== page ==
for intervals of a decade or less in the simulations, due to the model’s internal climate variability. The simulations rule out (at the 95% level) zero trends for intervals of 15 yr or more, suggesting that an observed absence of warming of this duration is needed to create a discrepancy with the expected present-day warming rate.”
    Not all that long a period of time is required to invalidate the models.

  104. From: Tom Wigley
    To: Kevin Trenberth
    Subject: Re: BBC U-turn on climate
    Date: Wed, 14 Oct 2009 16:09:35 -0600
    Cc: Michael Mann , Stephen H Schneider , Myles Allen , peter stott , “Philip D. Jones”, Benjamin Santer , Thomas R Karl , Gavin Schmidt , James Hansen , Michael Oppenheimer
    Kevin,
    I didn’t mean to offend you. But what you said was “we can’t account
    for the lack of warming at the moment”. Now you say “we are no where
    close to knowing where energy is going”. In my eyes these are two
    different things — the second relates to our level of understanding,
    and I agree that this is still lacking.

    Tom.
    ++++++++++++++++++
    Kevin Trenberth wrote:
    > Hi Tom
    > How come you do not agree with a statement that says we are no where
    > close to knowing where energy is going or whether clouds are changing to
    > make the planet brighter. We are not close to balancing the energy
    > budget.
    The fact that we can not account for what is happening in the
    > climate system makes any consideration of geoengineering quite hopeless
    > as we will never be able to tell if it is successful or not! It is a
    > travesty!
    > Kevin
    >

  105. Bill Illis says:
    October 24, 2010 at 7:33 pm
    You could also look at it as How long does the energy represented by a photon from the Sun spend in the Earth System before it is lost to space? About 30.2 hours.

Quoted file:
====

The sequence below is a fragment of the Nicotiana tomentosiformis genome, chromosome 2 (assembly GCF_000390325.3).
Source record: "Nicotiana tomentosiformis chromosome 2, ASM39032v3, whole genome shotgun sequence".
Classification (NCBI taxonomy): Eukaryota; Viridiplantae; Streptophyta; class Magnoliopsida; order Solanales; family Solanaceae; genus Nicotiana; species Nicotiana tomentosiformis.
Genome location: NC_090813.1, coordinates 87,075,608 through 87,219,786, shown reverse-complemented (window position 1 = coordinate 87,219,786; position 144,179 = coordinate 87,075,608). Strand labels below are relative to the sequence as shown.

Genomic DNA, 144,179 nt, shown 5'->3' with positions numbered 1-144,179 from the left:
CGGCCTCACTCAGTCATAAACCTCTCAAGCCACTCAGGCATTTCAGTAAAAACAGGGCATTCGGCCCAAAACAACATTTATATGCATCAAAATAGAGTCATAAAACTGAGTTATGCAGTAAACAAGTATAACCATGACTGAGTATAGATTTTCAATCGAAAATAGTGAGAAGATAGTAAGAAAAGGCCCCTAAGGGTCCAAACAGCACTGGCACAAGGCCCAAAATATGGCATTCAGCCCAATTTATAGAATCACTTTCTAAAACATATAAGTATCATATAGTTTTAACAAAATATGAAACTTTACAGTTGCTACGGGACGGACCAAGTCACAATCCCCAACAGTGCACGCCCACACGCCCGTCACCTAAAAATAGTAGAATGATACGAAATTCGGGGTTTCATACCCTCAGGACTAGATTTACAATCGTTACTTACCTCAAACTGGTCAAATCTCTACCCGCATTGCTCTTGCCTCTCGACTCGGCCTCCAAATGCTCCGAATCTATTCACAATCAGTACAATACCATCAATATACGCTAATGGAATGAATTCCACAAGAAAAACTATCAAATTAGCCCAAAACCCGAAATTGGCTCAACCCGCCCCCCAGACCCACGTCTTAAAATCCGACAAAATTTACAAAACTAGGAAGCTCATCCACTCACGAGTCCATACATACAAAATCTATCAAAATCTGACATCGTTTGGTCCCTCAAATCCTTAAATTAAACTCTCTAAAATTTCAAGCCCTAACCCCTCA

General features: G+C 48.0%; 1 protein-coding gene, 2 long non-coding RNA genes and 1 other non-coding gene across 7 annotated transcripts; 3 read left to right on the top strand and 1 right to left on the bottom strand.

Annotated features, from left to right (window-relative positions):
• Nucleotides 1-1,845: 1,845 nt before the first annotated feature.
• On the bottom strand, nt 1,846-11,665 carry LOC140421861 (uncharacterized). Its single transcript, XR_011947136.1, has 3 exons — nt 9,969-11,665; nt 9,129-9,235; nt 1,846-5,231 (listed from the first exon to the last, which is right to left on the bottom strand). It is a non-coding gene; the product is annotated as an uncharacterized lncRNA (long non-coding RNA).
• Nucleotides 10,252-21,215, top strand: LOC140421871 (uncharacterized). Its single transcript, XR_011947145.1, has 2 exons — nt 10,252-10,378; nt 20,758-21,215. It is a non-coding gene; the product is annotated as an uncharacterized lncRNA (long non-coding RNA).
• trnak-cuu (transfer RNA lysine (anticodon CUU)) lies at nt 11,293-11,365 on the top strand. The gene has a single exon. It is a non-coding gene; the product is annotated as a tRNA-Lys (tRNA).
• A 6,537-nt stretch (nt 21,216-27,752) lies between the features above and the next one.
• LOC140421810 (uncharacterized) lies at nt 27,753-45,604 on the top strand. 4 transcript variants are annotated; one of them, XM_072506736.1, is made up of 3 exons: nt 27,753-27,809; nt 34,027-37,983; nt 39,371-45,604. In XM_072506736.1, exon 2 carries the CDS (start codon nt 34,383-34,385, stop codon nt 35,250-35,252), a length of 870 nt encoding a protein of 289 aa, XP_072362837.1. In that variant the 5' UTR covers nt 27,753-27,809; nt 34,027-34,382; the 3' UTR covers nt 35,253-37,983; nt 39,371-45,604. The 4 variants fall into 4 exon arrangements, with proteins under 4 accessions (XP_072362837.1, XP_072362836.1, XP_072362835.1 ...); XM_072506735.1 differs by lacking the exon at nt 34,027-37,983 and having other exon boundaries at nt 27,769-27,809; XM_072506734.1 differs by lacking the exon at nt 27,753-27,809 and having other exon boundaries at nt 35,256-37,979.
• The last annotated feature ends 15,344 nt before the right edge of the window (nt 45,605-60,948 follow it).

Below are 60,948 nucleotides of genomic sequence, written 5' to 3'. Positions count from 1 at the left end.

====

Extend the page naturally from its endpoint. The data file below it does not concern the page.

Thanks for the new numbers Mr Illis. I think we are broadly on the same page with this one. As I see it this represents the outer bounds of the energy equilibrium time lag for changes in the atmospheric composition. As an extreme illustration if we double the time that energy (represented by photons) is delayed, by giving it twice as many molecules to play with, we would double the time that energy sticks around to perhaps 2.5 days to a week. At the same time temperatures would rise by what; 30C?
    Whether it is 30hrs or 43hrs or 86hrs; energy doesn’t stick around in the atmosphere for long. Oceans, rocks and stuff yes. Atmosphere no. (I’ll just reiterate briefly that very little of the “missing energy” seems to be in the oceans after all this time.)
    So if there is any “hidden energy” it must be Mr Nylo’s (October 24, 2010 at 11:24 pm) theological energy. “In the mean time, the energy is not anywhere. It is comming.” Mr Nylo I didn’t see a /sarc anywhere in your piece so I guess you mean it. Unless you thinks that energy that “is not anywhere” but is somehow destined for us later is so daft no one could miss the joke. (Quantum physicists weigh-in by all means)
    “Yes, if there is an energy imbalance it must be felt by increasing temperatures. And that is exactly what we are seeing.” But that imbalance can not last longer than the time it takes for all the energy in the (open) system to be exchanged.

  106. “missing heat”
    The IPCC says the forcing increased by a certain amount. We know some of that went into warming the global surface air temperature. And some of it went into warming the ocean. But where did the rest of it go? It can’t be created or destroyed. It didn’t go into the ocean. It didn’t raise the temperature. Where did it go?
    I will suggest that you look into the two box model that Lucia, nick stokes and Arthur smith put together. That will help you understand the time constant problem better and why you cannot calculate the response as you did. You’ll need more than the back of an envelope for this one.
    The series of posts is quite long and involved and the basic issues everyone needs to understand are there. happy reading.
    http://rankexploits.com/musings/2009/two-box-model-algebra-for-ver-1-test/
    http://rankexploits.com/musings/2009/two-box-model-now-assuming-surface-temperature-are-mixed-values/
    but to answer the question. once you do the calculations correctly then you will be left with some choices:
    1. a lower sensitivity (within lukewarmer bounds)
    2. more going into the ocean that you think.

  107. Mr Mosher (October 25, 2010 at 9:06 am) I agree with your conclusions 100%.
    assuming the IPCC have everything else right…
    “Once you do the calculations correctly then you will be left with some choices:
    1. a lower sensitivity (within lukewarmer bounds)
    2. more going into the ocean that you think.”